Did you know there’s a right and wrong way to brush your teeth? Like most of us, I didn’t know it mattered that much until I did some research. According to Women’s Health Magazine, brushing with a back-and-forth motion is considered the wrong way. This style of brushing can cause your gums to recede.

According to this article, the right ways to brush is to hold your toothbrush at a 45-degree angle to your teeth and then begin brushing in a circular motion. Take special care that you aren’t pushing too hard which can expose sensitive spots. Their tip for making sure you aren’t brushing too hard?

Take a look in the mirror while you brush and make sure the bristles aren’t smashed against your teeth and shooting out in all different directions. If that’s what you’re seeing, ease up.

5. Don’t Overuse Bleaching Products

Women’s Health Magazine also tells us that “at-home whitening treatments can contain abrasive ingredients that increase tooth sensitivity and cause pain – especially when used too often.” You can eliminate this increased tooth sensitivity by cutting down on bleaching. Limit it to once every six months or so.

If you’re just beginning to experiment with solving your sensitivity issues and haven’t cracked the code just yet, you can lessen your pain and irritability right now by making a few small changes. Some simple ideas include brushing your teeth with warm water instead of cold, drinking through a straw or avoiding extremely cold or hot beverages.

Advanced Remedies for Sensitive Teeth

Sometimes the tactics above just aren’t enough for more serious cases of tooth sensitivity. If the home remedies above haven’t provided any relief from your sensitive teeth, you should consult with your dentist and inquire about other options such as:

  • Desensitizing toothpaste
  • Fluoride gel treatments
  • Crown, inlay or bonding
  • Surgical gum graft
  • Root canal

One of the first treatments your physician may suggest is to use desensitizing toothpaste. You can find this type of toothpaste at your local convenience or grocery store as well as on Amazon. Always be sure that any toothpaste you choose has a seal of acceptance from the American Dental Association to ensure its safety and efficacy.

According to the American Dental Association, desensitizing toothpaste “contains compounds that help block sensation traveling from the tooth surface to the nerve.” You won’t feel immediate effects, but over time your sensitivity should be reduced.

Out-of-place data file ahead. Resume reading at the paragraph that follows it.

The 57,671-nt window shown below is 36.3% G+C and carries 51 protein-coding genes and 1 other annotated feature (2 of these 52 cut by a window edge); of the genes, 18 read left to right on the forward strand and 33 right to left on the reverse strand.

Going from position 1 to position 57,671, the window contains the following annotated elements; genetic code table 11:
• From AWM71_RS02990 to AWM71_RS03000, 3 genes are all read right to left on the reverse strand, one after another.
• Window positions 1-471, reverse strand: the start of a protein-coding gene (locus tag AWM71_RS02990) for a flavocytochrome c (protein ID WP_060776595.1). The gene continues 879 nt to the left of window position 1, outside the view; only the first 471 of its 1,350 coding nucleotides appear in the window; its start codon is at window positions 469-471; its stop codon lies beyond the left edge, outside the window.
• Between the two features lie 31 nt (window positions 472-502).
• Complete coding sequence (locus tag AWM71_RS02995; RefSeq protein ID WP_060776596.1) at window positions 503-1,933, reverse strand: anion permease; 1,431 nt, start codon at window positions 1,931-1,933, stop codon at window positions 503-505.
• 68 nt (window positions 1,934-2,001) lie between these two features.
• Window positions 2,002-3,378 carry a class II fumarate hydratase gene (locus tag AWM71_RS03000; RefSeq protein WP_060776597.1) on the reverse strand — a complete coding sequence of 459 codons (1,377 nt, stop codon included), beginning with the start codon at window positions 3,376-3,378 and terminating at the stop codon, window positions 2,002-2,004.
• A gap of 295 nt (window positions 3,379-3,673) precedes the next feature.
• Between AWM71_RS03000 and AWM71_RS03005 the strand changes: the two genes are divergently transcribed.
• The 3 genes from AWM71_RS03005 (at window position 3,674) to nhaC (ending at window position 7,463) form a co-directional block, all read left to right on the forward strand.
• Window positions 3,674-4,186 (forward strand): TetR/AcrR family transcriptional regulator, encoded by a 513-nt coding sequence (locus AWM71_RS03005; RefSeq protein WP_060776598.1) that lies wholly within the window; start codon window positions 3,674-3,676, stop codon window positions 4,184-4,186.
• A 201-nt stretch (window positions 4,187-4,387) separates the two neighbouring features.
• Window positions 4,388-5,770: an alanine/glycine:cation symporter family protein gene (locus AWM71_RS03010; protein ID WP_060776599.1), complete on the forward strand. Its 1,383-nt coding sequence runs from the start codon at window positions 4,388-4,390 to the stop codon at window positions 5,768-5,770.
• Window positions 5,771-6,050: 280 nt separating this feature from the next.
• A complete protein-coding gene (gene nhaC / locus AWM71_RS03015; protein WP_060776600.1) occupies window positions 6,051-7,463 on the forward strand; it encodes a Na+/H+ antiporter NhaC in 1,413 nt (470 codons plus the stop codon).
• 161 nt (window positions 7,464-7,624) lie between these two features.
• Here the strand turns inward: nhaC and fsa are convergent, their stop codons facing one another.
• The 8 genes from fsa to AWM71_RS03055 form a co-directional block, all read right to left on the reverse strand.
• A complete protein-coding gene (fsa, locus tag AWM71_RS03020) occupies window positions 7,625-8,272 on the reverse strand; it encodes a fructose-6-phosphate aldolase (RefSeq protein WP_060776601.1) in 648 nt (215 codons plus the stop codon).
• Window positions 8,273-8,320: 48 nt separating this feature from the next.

If you don’t notice an improvement, your physician may ask you to come in for an in-office treatment with fluoride gel. This is a technique which can help strengthen your tooth enamel and reduce the sensations transmitted from food and drink to teeth.

Fluoride gel treatments are a great non-invasive option which can be carried out at your dentist’s office. According to this article, fluoride is a “varnish” that is applied directly to the tooth. The good news is that this treatment has been approved by the Food and Drug Administration as an effective treatment for sensitive teeth. It’s also sometimes used as a cavity liner.

A surgical gum graft is used when the root of your tooth has become exposed, usually due to gum recession. It not only looks unsightly but causes tooth sensitivity too. A gum graft can be used to inhibit further recession of your gums.

A root canal is another treatment that may help with sensitive teeth. According to Crest, a root canal is “a multi-step dental procedure that involves removing the infected tooth pulp (and sometimes the nerve) from a tooth, and sealing it to protect against future teeth pain.”

Having sensitive teeth can be a sign that you need a root canal. If you are concerned about this, make an appointment with your dentist as soon as possible. In this article, Crest Toothpaste shares some signs that you may need a root canal:

  • Pain in your teeth when eating or putting pressure on area
  • Sensitivity to hot or cold items that lingers after the item is removed
  • Darkened teeth
  • Bumps or tenderness on the gums near the area of your pain

If you are experiencing any of these symptoms, I recommend calling your dentist right away. The sooner you get to the root of the problem, the sooner your teeth will be pain free. You will also avoid more severe consequences down the road.

The Last Word

Now that we’ve fully investigated how to cure sensitive teeth, what’s your plan of action? As mentioned throughout this article, it’s important to have your dentist identify the underlying cause in your particular case. If you suspect any sign of infection, tooth decay or gum disease, make sure you notify a healthcare professional right away.

Otherwise, you can try some of these home-based remedies for how to cure sensitive teeth:

  • Try a soft-bristled toothbrush
  • Brush your teeth more gently and in a circular motion
  • Avoid highly acidic foods and drinks such as carbonated beverages, coffee, wine and citrus fruits
  • Wear a mouth guard at night to prevent grinding away your enamel
  • Limit usage of bleaching products to once every six months

If these remedies don’t bring you satisfaction or relief, speak with your doctor about the more advanced treatment options available, including:

  • Desensitizing toothpaste
  • Fluoride gel treatments
  • Crown, inlay or bonding
  • Surgical gum graft
  • Root canal

The great news is that while sensitive teeth can be annoying and in some cases are a symptom of a more serious underlying issue, there are plenty of natural and medicinal ways to treat your problem.

Do you have story to share about sensitive teeth and how you fixed them? Please share your experience in the comments below!

By the way, I have found this related infographic at remedyland.com

Helen Sanders
 

Chief editor here at Health Ambition, I'm a proud mother of two passionate about nutrition and ways to live healthier with more energy!